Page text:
Glossary of Terms

12-hour guidelineThe body needs time each day for both digestion and detoxification. Digestion typically requires as many as 8 hours. The detoxification process -- which won't kick in until digestion is complete -- requires an additional 4 hours. Interrupting the digestive cycle restarts the digestion timer. The 12-hour guideline ensures adequate time each day (night) to complete both processes.
3-day RetreatAn optional component of the cleanse, for those who are ready, that deepens the cleanse by moving to an all liquid diet (or a kitcharee-based diet) during the third week of the cleanse.
AcidA substance that releases hydrogen ions when ionized in water; (having a pH of less than 7); acids are sour to the taste
Acid-alkaline balanceFoods that yield an acidic condition when metabolised by the body
Acid forming foodsThe state achieved by consuming a balanced diet of acid-forming and alkaline-forming foods that supports the body's ability to detoxify itself and to maintain the proper pH of the blood without drawing down the natural Calcium buffer in the bones.
Addictive foodsFoods that bring about a response in which the brain requires increasing quantities to achieve the same level of perceived effect. Sugar and caffeine are two examples of addictive foods.
Adrenal FatigueA condition that results from prolonged exposure to stressors that may be environmental, physical, emotional or social in nature. The adrenal glands become over burdened and diminish in their ability to regulate the body's normal stress response. Symptoms include fatigue, overwhelm, irritability, forgetfulness, depression, cravings and insomnia.
AdrenalineA hormone secreted by the adrenal glands in response to stress; stimulates autonomic nerve action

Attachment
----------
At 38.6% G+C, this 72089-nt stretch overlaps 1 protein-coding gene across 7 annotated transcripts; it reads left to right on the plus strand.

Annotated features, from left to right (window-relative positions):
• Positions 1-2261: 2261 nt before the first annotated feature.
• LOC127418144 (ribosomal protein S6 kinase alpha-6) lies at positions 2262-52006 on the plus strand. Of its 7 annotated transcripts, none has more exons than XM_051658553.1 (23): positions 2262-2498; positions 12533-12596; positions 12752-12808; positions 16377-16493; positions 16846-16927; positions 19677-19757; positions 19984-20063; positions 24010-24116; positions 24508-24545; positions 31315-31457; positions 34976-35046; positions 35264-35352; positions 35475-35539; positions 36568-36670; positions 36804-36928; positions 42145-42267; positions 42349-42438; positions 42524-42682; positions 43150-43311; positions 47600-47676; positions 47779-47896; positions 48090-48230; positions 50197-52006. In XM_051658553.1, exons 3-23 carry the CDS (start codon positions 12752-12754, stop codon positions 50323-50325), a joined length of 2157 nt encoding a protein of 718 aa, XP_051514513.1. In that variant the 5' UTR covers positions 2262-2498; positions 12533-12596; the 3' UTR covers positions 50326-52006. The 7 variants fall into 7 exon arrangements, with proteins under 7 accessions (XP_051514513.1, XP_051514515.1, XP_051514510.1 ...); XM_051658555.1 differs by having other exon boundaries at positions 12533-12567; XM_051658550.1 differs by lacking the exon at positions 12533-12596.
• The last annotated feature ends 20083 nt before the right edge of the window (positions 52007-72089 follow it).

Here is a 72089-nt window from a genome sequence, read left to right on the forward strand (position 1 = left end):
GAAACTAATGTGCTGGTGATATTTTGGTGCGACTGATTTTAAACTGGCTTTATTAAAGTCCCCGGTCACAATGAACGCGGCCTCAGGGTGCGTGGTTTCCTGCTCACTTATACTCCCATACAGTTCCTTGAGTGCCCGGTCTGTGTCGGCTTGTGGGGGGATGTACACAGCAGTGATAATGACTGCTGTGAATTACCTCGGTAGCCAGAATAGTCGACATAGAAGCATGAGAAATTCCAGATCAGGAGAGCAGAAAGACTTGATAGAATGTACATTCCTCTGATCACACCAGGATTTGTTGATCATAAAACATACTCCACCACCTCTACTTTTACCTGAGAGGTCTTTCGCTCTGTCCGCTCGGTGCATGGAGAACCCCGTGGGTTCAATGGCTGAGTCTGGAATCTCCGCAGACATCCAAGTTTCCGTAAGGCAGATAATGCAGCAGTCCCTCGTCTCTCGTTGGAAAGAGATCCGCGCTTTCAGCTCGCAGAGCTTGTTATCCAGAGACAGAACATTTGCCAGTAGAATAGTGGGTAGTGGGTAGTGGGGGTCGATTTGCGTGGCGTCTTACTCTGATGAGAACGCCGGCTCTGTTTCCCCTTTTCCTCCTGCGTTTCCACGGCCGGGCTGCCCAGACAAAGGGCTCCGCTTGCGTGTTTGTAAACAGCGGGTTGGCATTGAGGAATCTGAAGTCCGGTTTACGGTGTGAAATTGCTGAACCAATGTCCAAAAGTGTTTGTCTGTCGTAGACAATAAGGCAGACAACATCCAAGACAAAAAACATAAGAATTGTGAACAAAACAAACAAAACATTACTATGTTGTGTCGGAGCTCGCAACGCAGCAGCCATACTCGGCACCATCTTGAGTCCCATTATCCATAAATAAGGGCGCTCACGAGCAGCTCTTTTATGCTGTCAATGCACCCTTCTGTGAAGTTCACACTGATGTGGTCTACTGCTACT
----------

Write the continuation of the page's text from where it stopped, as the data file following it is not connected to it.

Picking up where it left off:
Alejandro JungerWell known author and doctor who's book 'Clean' has inspired tens of thousands of people to undertake a 21-day cleanse program. That program encourages the purchase and use of nutritional supplements to support the cleanse diet.
AlkalineWater-soluble compounds capable of turning litmus blue and reacting with an acid to form a salt and water; having a pH greater than 7
Alkaline forming foodsFoods that yield an alkaline condition when metabolised by the body.
Alkaline ionized waterWater that has been filtered and ionized resulting in a higher alkalinity.
Alkaline mineralsThe most important alkaline forming minerals are Calcium, Sodium, Potassium and Magnesium. Extremely important nutrients to balance the acid forming processes in the body.
AllergyA state of hypersensitivity caused by exposure to allergens. It results in the liberation of histamine and other molecules with histaminelike effects.
AloeSucculent plants having rosettes of leaves usually with fiber like hemp and spikes of showy flowers; found chiefly in Africa; aloe Vera is good for heartburn and helps to reduce the symptoms associated with irritable bowel syndrome.
Amino acidAmino acids are small molecules that are used as building blocks for all proteins. Some amino acids are also used in the body for the manufacture of hormones. There are about 20 nutritionally important amino acids, including glutamic acid, glycine, methionine, lysine, tryptophan, serine, and glycine.
AntihistamineA medicine used to treat allergies and hypersensitive reactions and colds; works by counteracting the effects of histamine on a receptor site